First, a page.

Category Archives: Logistics

A big caution to logistic drivers in Asia

Many logistic drivers have to do some really big jobs from time to time, and driving in Asia could well be on the list, so it’s important to be prepared just in case you’re ever asked to drive in Asia. Firstly, you have to remember that there are going to a lot more bikes on the road, not just cycles and motorbikes but mopeds too, and these aren’t the most powerful vehicles. That said, they are happy to weave through the traffic and as you’re driving a considerably larger vehicle you have to constantly pass them with with caution, and you’re going to have to use your horn to make them aware of your presence a lot more than you would in the UK. You also need to remember that the same rules do not apply, and in Vietnam for example, people don’t always pay attention to red lights or green lights, so always be extra careful and use your mirrors constantly!

 

Why Diesel Powered Engines Need To Change

Diesel engines have been a topic for debate for many years. Government has been constantly putting pressure on manufactures to update the technology and reduce toxic emissions. Most utility vehicles in the UK are powered by diesel engines, it’s a widely used technology despite it’s past criticisms, however this is beginning to change.

One of the main reasons diesel engines have been widely adopted for utility use has been the low cost of diesel, and the high power of diesel engines. But the days where gasoline is significantly more expensive than diesel are diminishing, in fact it now costs roughly the same if not more to fill the tank of a diesel vehicle.

Along with this, hybrid engines are becoming more and more popular. While this technology is still relatively expensive to use, it is being developed at a significant rate. It would not be a huge shock to see most utility vehicles powered engines like this in the next decade.

Using A Railroad Crane In Freight Transportation

A railroad crane is sometimes a necessary tool required for very heavy freight transport. It allows for extreme loads to be moved in an area around a train, and remains with the train for loading and offloading.

Railroad cranes are constructed in a similar way to fixed-location cranes, except that the platform on which the crane mechanism is situated sits on a reinforced flat-car. They have 360° movement on a swivel point on this carriage. This allows the crane to reach any area within range of where it’s carriage is fixed.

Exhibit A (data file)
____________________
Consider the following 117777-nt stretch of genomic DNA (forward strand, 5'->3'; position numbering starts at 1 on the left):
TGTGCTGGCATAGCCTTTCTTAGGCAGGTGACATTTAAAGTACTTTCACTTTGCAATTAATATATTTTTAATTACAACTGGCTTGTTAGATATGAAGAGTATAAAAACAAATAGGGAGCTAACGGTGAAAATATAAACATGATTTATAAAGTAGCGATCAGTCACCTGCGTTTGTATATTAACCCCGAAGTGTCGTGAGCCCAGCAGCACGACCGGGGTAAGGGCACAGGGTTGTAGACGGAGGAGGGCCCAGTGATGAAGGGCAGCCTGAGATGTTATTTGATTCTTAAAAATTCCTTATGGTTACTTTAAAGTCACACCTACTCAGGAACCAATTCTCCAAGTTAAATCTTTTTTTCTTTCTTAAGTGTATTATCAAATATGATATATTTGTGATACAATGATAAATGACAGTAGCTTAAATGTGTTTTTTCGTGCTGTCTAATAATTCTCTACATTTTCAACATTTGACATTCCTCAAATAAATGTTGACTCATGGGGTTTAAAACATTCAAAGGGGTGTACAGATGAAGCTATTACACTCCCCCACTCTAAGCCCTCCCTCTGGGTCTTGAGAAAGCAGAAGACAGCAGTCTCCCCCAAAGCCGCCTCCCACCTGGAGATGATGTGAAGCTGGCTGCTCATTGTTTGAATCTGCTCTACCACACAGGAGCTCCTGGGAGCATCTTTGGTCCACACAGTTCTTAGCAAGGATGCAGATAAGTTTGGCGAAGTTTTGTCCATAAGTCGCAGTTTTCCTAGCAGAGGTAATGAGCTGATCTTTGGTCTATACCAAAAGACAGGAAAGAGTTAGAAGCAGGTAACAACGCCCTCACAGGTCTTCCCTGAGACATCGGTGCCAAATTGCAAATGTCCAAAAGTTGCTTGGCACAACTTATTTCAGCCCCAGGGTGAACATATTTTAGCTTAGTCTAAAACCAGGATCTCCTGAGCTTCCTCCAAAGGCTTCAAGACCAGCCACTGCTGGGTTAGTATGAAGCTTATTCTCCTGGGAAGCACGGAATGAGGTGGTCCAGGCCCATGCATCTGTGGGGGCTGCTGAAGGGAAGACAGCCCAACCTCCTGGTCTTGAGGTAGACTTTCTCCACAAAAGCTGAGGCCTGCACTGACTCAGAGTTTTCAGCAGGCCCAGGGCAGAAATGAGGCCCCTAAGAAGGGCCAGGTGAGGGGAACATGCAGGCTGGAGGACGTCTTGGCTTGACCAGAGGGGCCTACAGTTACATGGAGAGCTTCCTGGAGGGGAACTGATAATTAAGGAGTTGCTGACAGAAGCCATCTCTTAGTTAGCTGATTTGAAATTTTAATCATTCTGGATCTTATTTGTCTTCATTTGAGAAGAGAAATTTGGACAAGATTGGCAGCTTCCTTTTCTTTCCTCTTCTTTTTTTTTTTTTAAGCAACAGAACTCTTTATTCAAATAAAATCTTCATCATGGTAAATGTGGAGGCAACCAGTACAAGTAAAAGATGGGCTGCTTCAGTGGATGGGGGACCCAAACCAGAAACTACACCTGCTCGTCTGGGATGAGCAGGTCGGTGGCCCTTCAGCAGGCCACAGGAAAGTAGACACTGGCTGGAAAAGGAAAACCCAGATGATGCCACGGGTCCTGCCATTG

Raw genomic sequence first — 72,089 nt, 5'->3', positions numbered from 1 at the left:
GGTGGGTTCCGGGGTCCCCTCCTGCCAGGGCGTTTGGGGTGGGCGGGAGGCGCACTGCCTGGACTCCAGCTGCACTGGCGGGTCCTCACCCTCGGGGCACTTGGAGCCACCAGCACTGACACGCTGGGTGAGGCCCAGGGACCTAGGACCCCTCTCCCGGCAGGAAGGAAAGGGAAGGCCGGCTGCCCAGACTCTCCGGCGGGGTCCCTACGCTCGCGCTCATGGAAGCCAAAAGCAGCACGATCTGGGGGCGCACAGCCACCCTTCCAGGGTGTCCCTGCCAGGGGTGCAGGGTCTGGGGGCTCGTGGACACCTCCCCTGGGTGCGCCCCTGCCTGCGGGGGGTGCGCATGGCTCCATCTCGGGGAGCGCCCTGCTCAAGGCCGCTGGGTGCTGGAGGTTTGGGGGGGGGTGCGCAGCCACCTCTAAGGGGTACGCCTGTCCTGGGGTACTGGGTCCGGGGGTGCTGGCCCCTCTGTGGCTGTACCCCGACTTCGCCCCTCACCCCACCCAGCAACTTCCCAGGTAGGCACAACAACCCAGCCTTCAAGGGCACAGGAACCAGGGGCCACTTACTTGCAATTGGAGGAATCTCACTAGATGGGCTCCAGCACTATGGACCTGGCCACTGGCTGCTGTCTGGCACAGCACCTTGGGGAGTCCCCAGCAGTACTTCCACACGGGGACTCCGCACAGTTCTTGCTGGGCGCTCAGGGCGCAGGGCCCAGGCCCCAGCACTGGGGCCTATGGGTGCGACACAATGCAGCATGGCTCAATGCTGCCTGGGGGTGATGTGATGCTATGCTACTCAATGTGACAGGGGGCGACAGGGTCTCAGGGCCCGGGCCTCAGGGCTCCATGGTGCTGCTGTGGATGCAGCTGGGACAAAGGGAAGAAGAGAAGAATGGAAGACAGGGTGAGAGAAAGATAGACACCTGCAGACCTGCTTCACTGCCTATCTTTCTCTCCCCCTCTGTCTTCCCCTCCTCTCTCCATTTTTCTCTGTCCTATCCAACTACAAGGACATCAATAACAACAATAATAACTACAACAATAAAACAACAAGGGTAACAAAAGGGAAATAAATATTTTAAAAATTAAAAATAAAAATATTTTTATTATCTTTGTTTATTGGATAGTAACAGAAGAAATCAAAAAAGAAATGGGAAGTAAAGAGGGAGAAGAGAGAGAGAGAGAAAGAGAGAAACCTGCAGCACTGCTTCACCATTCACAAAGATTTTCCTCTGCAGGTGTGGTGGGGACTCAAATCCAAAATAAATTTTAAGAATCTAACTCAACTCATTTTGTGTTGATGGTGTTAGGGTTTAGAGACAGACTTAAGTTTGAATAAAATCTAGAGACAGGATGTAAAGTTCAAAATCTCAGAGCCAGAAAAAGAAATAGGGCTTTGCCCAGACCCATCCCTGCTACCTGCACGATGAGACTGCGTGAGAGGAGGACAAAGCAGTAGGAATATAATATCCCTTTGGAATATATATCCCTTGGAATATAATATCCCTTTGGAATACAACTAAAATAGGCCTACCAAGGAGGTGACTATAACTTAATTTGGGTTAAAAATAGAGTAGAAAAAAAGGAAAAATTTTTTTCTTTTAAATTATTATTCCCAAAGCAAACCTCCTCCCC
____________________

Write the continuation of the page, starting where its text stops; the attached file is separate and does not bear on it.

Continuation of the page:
When using a railroad crane for freight operations, a jib carrier is often required. This is a carriage designed to hold the jib or ‘boom’ of a crane and sits adjacent to it. Because of this the crane carriage may need to move into a different position independently, in order to reach the loading and offloading areas.

UK Laws and Regulations For Goods Vehicle Operators

In the UK all goods vehicle operators require a goods vehicle operators licence, if the vehicles used are above a certain weight.

Specifically the gross plated weight limits, which is the maximum weight a vehicle can have at once, are 3,500 kg, or an unladen weight of 1,525 kg. Past these weights and the driver of the vehicle will require the licence.

  • Any drivers that are employed by a business must have the correct licences and training.
  • Goods vehicles must be correctly taxed and kept in good condition at all times.
  • The rules are different for businesses in Northern Ireland.

Drivers of goods vehicles that use a motor vehicle and trailer combination will also need a goods vehicle operators licence.

The weight limits for this are 3,500 kg, with a unladen weight of 1,525 kg. This is the weight limit for both the motor vehicle and trailer combination.

An operators licence is not required if the trailers unladen weight is less than 1,020 kg and the driver is carrying only their own goods.

 

Tracking Vehicles and Managing Fleets Using GPS Tracking

There have been many advancements in cellular and satellite communication technologies over the last decade. These advancements have allowed the development of GPS tracking devices to progress to a point by which they are now available for use on everyday road vehicles.

Trucks, vans, vehicles, barges and equipment can all be tracked using a GPS tracking device. These devices can provide detailed information on the status of vehicles, as well as employees and inventory. The information relayed by these devices is in real-time. This allows vehicles to be located with greater efficiency than any other previous tracking methods used in the past. This way of tracking is extremely valuable to businesses who want to remain competitive in the logistics industry.

GPS tracking devices can also be used as fleet tracking devices when used on trucks and other logistics vehicles. These work by connecting to a dedicated online fleet management system, allowing businesses to keep track of their vehicles with high efficiency.